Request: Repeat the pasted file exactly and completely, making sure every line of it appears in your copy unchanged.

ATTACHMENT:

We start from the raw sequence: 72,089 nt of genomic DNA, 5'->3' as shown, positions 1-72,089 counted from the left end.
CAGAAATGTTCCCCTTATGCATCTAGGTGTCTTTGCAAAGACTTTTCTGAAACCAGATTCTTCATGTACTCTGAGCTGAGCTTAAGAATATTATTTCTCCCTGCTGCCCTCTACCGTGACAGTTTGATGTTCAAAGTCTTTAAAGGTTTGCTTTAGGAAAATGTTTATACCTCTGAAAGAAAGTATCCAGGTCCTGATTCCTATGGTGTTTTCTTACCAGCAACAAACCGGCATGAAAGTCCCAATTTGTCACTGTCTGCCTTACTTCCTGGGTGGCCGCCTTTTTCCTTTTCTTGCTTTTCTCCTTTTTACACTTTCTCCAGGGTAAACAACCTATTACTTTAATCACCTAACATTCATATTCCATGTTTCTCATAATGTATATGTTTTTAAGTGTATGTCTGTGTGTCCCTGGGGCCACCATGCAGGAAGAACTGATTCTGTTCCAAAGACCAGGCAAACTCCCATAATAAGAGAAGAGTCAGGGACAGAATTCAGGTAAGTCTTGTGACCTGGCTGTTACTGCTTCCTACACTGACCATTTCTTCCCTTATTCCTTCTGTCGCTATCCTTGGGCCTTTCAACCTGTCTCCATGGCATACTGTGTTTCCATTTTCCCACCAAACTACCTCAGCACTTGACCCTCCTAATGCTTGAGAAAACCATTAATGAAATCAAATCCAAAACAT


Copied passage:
We start from the raw sequence: 72,089 nt of genomic DNA, 5'->3' as shown, positions 1-72,089 counted from the left end.
CAGAAATGTTCCCCTTATGCATCTAGGTGTCTTTGCAAAGACTTTTCTGAAACCAGATTCTTCATGTACTCTGAGCTGAGCTTAAGAATATTATTTCTCCCTGCTGCCCTCTACCGTGACAGTTTGATGTTCAAAGTCTTTAAAGGTTTGCTTTAGGAAAATGTTTATACCTCTGAAAGAAAGTATCCAGGTCCTGATTCCTATGGTGTTTTCTTACCAGCAACAAACCGGCATGAAAGTCCCAATTTGTCACTGTCTGCCTTACTTCCTGGGTGGCCGCCTTTTTCCTTTTCTTGCTTTTCTCCTTTTTACACTTTCTCCAGGGTAAACAACCTATTACTTTAATCACCTAACATTCATATTCCATGTTTCTCATAATGTATATGTTTTTAAGTGTATGTCTGTGTGTCCCTGGGGCCACCATGCAGGAAGAACTGATTCTGTTCCAAAGACCAGGCAAACTCCCATAATAAGAGAAGAGTCAGGGACAGAATTCAGGTAAGTCTTGTGACCTGGCTGTTACTGCTTCCTACACTGACCATTTCTTCCCTTATTCCTTCTGTCGCTATCCTTGGGCCTTTCAACCTGTCTCCATGGCATACTGTGTTTCCATTTTCCCACCAAACTACCTCAGCACTTGACCCTCCTAATGCTTGAGAAAACCATTAATGAAATCAAATCCAAAACAT